EC denies city centre car ban claims
30 March 2011
The European Commission has denied claims by UK transport minister Norman Baker that it plans to ban petrol and diesel cars from city centres by 2050.
The EC stressed that individual European cities were "best placed to decide their own transport mix".
In its white paper 'Roadmap for the Future of Transport 2050' the EC said phasing out conventionally fuelled vehicles in urban centres would help to meet its target of cutting carbon emissions by 60% by 2050.
The EC said many European cities struggled to reduce problems such as congestion and noise pollution and that reducing the use of combustion engines was a "realistic objective".
It said action at European level could help the shift to alternative forms of transport by making them more attractive to users but insisted a ban on fossil fuels would not be introduced.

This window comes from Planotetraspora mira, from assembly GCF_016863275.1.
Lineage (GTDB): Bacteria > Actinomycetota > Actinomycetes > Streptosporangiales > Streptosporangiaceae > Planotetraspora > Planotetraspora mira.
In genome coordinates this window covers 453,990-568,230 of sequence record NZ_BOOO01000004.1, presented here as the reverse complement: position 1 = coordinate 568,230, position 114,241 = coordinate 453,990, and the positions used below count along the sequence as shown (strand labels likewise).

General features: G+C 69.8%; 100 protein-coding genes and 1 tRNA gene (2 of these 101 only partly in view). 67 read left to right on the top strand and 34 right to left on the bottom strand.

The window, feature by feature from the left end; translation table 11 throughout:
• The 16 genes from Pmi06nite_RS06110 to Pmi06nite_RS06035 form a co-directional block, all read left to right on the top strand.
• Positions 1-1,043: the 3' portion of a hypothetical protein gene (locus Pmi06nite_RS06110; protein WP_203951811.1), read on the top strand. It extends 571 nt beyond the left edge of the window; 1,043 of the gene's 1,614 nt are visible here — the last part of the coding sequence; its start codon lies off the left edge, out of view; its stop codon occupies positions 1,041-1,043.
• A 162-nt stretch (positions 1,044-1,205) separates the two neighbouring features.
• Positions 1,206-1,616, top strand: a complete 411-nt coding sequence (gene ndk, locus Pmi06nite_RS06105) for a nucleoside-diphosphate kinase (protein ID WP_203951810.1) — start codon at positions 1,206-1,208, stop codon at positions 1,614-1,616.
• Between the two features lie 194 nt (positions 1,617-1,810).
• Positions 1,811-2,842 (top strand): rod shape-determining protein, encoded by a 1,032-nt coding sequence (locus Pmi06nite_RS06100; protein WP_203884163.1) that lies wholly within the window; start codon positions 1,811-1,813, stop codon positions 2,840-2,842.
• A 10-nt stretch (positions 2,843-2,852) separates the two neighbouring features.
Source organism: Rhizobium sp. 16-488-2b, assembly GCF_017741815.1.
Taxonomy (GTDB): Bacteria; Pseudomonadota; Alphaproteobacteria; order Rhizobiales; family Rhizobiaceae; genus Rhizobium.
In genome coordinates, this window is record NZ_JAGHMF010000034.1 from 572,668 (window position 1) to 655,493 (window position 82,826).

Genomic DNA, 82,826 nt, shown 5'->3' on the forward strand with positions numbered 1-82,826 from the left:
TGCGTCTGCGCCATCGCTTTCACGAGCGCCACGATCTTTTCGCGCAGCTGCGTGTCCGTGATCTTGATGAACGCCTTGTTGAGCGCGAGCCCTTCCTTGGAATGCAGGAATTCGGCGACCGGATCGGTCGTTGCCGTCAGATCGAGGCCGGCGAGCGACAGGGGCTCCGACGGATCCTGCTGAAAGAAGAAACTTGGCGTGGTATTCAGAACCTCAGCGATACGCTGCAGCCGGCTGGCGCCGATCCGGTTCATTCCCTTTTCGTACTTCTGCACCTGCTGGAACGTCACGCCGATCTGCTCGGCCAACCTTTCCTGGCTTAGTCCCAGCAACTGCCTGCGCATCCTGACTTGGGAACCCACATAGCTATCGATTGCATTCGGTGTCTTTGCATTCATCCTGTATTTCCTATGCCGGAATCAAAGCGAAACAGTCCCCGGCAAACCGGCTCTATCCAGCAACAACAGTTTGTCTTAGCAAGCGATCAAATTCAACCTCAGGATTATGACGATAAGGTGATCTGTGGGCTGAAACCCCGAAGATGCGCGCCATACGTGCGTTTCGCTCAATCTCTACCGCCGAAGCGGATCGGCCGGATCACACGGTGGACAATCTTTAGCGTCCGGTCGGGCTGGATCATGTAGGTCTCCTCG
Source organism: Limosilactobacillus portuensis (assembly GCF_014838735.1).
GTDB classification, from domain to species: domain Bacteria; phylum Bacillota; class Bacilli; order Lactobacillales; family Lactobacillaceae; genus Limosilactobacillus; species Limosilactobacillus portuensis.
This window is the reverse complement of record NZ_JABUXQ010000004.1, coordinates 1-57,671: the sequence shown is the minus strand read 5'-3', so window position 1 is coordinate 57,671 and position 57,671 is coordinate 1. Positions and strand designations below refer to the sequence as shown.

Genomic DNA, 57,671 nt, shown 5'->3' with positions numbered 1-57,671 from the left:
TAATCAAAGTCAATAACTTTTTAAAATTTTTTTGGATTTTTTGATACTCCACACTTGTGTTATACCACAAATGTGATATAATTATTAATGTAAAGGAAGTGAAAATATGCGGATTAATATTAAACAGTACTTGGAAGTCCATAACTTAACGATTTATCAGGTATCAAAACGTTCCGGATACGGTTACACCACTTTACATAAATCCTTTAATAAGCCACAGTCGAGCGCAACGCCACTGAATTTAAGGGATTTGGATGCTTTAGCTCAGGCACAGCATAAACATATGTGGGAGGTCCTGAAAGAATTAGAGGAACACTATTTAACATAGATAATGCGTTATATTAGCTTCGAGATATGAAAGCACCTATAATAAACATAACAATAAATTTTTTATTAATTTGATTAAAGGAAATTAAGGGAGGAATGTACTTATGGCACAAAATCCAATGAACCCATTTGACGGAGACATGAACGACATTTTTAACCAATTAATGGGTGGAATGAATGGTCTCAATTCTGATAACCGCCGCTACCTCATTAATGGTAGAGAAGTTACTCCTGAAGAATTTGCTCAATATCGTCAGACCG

An EC spokesman said: "No one city or even country can act alone to bring on stream the technologies needed to tackle the challenges of transport in Europe's cities. But a blanket ban on conventional cars is not on the table."
The EC was reacting to comments from Baker, who told the BBC: "We will not be banning cars from city centres any more than we will be having rectangular bananas."
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